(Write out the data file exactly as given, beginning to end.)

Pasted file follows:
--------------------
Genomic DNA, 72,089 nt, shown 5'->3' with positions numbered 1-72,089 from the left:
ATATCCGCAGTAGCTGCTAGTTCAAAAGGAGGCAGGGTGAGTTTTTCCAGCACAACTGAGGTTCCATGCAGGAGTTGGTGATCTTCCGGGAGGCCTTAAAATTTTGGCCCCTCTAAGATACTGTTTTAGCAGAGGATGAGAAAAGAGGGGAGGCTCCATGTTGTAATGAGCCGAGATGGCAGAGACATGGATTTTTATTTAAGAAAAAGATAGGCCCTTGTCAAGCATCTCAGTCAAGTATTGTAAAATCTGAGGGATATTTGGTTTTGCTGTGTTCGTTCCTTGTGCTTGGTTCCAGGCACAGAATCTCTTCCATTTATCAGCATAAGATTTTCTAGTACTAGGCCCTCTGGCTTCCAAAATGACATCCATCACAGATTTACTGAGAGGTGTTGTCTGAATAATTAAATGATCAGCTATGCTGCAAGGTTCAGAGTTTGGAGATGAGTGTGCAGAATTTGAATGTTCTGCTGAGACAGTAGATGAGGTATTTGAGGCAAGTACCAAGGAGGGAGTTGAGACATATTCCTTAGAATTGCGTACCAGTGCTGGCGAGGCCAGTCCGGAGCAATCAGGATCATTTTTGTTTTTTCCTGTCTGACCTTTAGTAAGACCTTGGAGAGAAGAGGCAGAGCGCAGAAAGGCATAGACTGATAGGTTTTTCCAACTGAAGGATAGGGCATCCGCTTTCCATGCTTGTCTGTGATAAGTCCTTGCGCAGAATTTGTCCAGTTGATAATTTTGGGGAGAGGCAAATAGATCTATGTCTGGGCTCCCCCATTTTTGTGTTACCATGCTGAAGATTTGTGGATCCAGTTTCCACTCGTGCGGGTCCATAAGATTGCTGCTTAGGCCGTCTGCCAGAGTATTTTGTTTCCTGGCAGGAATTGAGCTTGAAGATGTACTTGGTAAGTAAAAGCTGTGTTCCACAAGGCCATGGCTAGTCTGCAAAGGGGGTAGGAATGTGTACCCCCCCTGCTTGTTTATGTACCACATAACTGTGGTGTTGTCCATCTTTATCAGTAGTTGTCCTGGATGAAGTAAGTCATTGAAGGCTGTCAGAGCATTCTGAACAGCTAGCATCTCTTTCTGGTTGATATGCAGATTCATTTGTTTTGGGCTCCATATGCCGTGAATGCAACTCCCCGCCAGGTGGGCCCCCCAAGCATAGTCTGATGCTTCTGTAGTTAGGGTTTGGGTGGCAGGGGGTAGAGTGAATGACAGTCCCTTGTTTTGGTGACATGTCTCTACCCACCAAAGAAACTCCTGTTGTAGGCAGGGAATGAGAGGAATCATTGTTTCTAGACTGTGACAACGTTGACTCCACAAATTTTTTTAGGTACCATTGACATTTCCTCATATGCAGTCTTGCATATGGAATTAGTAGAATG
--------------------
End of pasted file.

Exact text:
Genomic DNA, 72,089 nt, shown 5'->3' with positions numbered 1-72,089 from the left:
ATATCCGCAGTAGCTGCTAGTTCAAAAGGAGGCAGGGTGAGTTTTTCCAGCACAACTGAGGTTCCATGCAGGAGTTGGTGATCTTCCGGGAGGCCTTAAAATTTTGGCCCCTCTAAGATACTGTTTTAGCAGAGGATGAGAAAAGAGGGGAGGCTCCATGTTGTAATGAGCCGAGATGGCAGAGACATGGATTTTTATTTAAGAAAAAGATAGGCCCTTGTCAAGCATCTCAGTCAAGTATTGTAAAATCTGAGGGATATTTGGTTTTGCTGTGTTCGTTCCTTGTGCTTGGTTCCAGGCACAGAATCTCTTCCATTTATCAGCATAAGATTTTCTAGTACTAGGCCCTCTGGCTTCCAAAATGACATCCATCACAGATTTACTGAGAGGTGTTGTCTGAATAATTAAATGATCAGCTATGCTGCAAGGTTCAGAGTTTGGAGATGAGTGTGCAGAATTTGAATGTTCTGCTGAGACAGTAGATGAGGTATTTGAGGCAAGTACCAAGGAGGGAGTTGAGACATATTCCTTAGAATTGCGTACCAGTGCTGGCGAGGCCAGTCCGGAGCAATCAGGATCATTTTTGTTTTTTCCTGTCTGACCTTTAGTAAGACCTTGGAGAGAAGAGGCAGAGCGCAGAAAGGCATAGACTGATAGGTTTTTCCAACTGAAGGATAGGGCATCCGCTTTCCATGCTTGTCTGTGATAAGTCCTTGCGCAGAATTTGTCCAGTTGATAATTTTGGGGAGAGGCAAATAGATCTATGTCTGGGCTCCCCCATTTTTGTGTTACCATGCTGAAGATTTGTGGATCCAGTTTCCACTCGTGCGGGTCCATAAGATTGCTGCTTAGGCCGTCTGCCAGAGTATTTTGTTTCCTGGCAGGAATTGAGCTTGAAGATGTACTTGGTAAGTAAAAGCTGTGTTCCACAAGGCCATGGCTAGTCTGCAAAGGGGGTAGGAATGTGTACCCCCCCTGCTTGTTTATGTACCACATAACTGTGGTGTTGTCCATCTTTATCAGTAGTTGTCCTGGATGAAGTAAGTCATTGAAGGCTGTCAGAGCATTCTGAACAGCTAGCATCTCTTTCTGGTTGATATGCAGATTCATTTGTTTTGGGCTCCATATGCCGTGAATGCAACTCCCCGCCAGGTGGGCCCCCCAAGCATAGTCTGATGCTTCTGTAGTTAGGGTTTGGGTGGCAGGGGGTAGAGTGAATGACAGTCCCTTGTTTTGGTGACATGTCTCTACCCACCAAAGAAACTCCTGTTGTAGGCAGGGAATGAGAGGAATCATTGTTTCTAGACTGTGACAACGTTGACTCCACAAATTTTTTTAGGTACCATTGACATTTCCTCATATGCAGTCTTGCATATGGAATTAGTAGAATG